By Miriam Raftery
December 1, 2020 (San Diego’s East County) – With many families avoiding holiday gatherings due to the pandemic and restaurants closed for indoor dining, some people not accustomed to preparing a Thanksgiving feast opted to attempt cooking at home. The rush to fix multiple dishes can lead to mistakes even by experienced chefs – and inexperience can lead to outright disasters.
La Mesa resident Lori Kern posted on Facebook, “Ok, so let’s talk about our Thanksgiving dinner fails. This year mine wasn’t so bad. I blew up a cube of butter in the microwave. What did you do?"
The replies serve as a helpful list of what not to do, next time you’re cooking up a special dinner. The names have been removed to protect the guilty, but here’s a sampling of their experiences.
“My whipped cream turned into butter. I just turned away for a second, I swear.
PS: adding more cream doesn’t really help once it becomes butter.”
“I caught a cloth napkin on fire while reheating the corn bread in the toaster (stupidly wrapped in the napkin) Ugh. Small fire. Caught it quick.”
“We saw an online recipe that said cook the turkey breast-down so the juices would flow downward and keep it moist. Then you’re supposed to flip it over. On the flip, it broke in half. I got it onto the carving board but it was tilting. I carved it and just brought out the sliced turkey tray. It tasted great though, and I’m making soup stock right now with the bones. But yeah, experimenting on T Day, no mo.”
“My sweet potatoes were not cooked in time. (They took over 1 ½ hours!) So we will have them tomorrow.”
“Under-cooked the turkey.”
“I left a stick of butter on top stove while cooking turkey. I had melted butter ALL over the stove top.”
“Added flour to gravy when it was hot; got lumps.”
“Face planted the whipped cream.”
“Can’t name names, or I’ll be killed, but someone I know made two pumpkin pies and forgot the sugar!”
“Reheated the green beans in the microwave and forgot them. Found them after dinner.”
“Made a beautifully composed salad of pomelo, avocado & pomegranate ariels and left it & the chilled plates in the refrigerator. Found them when we were putting the leftovers away.”
“Dropped a casserole of stuffing on the way into oven; the cubes which fell into the stove burner jets caused a fire and had to open up and turn on Whole House fan on the 45 degree evening. Upstairs still smells acrid But dinner was great!”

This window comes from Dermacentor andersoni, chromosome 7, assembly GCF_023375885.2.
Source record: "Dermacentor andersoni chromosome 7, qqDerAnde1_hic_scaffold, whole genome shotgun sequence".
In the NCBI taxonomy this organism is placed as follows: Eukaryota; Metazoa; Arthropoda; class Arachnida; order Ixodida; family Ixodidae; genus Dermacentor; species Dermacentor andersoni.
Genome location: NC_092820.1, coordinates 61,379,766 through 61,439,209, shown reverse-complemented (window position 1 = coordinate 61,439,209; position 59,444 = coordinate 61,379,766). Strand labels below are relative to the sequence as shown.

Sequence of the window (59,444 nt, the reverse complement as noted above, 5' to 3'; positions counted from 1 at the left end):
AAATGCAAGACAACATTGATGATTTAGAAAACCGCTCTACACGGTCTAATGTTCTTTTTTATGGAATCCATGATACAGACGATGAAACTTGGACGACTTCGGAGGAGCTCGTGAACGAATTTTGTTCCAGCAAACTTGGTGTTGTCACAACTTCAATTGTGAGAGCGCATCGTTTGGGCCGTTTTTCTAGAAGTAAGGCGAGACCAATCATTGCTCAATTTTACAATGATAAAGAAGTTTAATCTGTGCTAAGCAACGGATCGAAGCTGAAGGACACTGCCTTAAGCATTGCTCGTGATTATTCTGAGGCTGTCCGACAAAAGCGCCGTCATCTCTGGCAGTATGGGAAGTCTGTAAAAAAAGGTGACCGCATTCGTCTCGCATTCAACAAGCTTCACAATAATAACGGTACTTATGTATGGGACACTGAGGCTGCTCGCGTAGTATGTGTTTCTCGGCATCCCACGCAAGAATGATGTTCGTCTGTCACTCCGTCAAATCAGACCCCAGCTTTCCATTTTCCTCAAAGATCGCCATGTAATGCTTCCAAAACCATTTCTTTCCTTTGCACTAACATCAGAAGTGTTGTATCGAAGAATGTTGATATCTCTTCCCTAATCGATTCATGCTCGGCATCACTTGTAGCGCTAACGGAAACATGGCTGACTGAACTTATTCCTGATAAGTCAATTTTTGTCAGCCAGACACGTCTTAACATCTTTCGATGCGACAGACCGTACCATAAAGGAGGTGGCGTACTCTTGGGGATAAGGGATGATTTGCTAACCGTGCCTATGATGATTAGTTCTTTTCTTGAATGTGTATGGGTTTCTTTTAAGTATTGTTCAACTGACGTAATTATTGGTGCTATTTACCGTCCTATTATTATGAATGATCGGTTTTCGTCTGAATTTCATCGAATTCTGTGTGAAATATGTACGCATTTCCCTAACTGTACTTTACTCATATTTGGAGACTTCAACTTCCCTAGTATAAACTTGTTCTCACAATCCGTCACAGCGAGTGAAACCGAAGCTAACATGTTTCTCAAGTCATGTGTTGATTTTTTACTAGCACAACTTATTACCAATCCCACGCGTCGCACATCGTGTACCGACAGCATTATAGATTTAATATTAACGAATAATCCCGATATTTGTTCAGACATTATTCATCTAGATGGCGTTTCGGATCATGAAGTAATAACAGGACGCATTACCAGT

Another posted this warning from a friend, along with a photo of her holiday ham horror story.
“Tonight I learned something new!” the post reads. “Instead of turkey, I thought we’d cook the spiral cut ham that’s been in the freezer. I just bought a beautifully pineapple…and thought instead of boring brown sugar glaze, I’d add some pizzazz by adding fresh pureed pineapple. It didn’t occur to me that the enzymes in fresh pineapple (only fresh not canned) acts as a meat tenderizer which reduced the ham to gelatinous mush with gag-inducing texture. Thankfully there’s only two of us and plenty of other stuff to eat.” (Editor’s note: a Google search for “pineapple enzyme and ham” confirms that fresh pineapple should never be added to a spiral cut ham.”
Firefighters have longed warned of the dangers of deep-frying turkeys; too much oil or dropping in a frozen turkey can result in a conflagration, as this video from the U.S. Consumer Products Safety Commission illustrates: https://www.youtube.com/watch?v=HYvMWIvghnQ
It’s also wise to keep an eye on pets, since dogs have been known to carry off turkeys or pull off tablecloths; cats and flying birds have been known to tip over candles, igniting anything flammable nearby.
Not everyone in quarantine this Thanksgiving opted to cook for themselves. “None this year,” one friend of Kern wrote when asked to list a cooking fiasco. “Just a little lonely.”
With the Christmas and Hanukkah season coming up, now is the time to practice your cooking techniques – or opt to help out a local restaurant and bring in your next holiday feast.